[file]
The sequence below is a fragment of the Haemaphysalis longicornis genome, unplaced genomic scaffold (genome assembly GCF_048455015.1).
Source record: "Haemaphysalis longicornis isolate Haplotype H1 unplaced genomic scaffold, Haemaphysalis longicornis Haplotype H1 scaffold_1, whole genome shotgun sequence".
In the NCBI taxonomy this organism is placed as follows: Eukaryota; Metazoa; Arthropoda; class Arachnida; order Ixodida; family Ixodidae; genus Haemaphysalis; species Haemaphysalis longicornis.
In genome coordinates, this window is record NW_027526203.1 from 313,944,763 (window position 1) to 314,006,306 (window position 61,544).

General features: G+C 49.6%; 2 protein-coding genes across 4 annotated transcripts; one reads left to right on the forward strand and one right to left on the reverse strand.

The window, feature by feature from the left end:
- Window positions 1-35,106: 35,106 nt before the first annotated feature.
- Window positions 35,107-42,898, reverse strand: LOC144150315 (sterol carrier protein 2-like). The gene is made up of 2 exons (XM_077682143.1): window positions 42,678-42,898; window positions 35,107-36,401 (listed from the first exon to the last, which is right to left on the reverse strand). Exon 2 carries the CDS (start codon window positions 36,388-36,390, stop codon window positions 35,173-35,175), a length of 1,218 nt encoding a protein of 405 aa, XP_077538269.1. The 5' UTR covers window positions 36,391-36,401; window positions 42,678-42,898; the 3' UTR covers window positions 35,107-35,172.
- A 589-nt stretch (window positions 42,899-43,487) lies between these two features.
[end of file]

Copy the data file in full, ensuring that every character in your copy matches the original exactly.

The sequence below is a fragment of the Haemaphysalis longicornis genome, unplaced genomic scaffold (genome assembly GCF_048455015.1).
Source record: "Haemaphysalis longicornis isolate Haplotype H1 unplaced genomic scaffold, Haemaphysalis longicornis Haplotype H1 scaffold_1, whole genome shotgun sequence".
In the NCBI taxonomy this organism is placed as follows: Eukaryota; Metazoa; Arthropoda; class Arachnida; order Ixodida; family Ixodidae; genus Haemaphysalis; species Haemaphysalis longicornis.
In genome coordinates, this window is record NW_027526203.1 from 313,944,763 (window position 1) to 314,006,306 (window position 61,544).

General features: G+C 49.6%; 2 protein-coding genes across 4 annotated transcripts; one reads left to right on the forward strand and one right to left on the reverse strand.

The window, feature by feature from the left end:
- Window positions 1-35,106: 35,106 nt before the first annotated feature.
- Window positions 35,107-42,898, reverse strand: LOC144150315 (sterol carrier protein 2-like). The gene is made up of 2 exons (XM_077682143.1): window positions 42,678-42,898; window positions 35,107-36,401 (listed from the first exon to the last, which is right to left on the reverse strand). Exon 2 carries the CDS (start codon window positions 36,388-36,390, stop codon window positions 35,173-35,175), a length of 1,218 nt encoding a protein of 405 aa, XP_077538269.1. The 5' UTR covers window positions 36,391-36,401; window positions 42,678-42,898; the 3' UTR covers window positions 35,107-35,172.
- A 589-nt stretch (window positions 42,899-43,487) lies between these two features.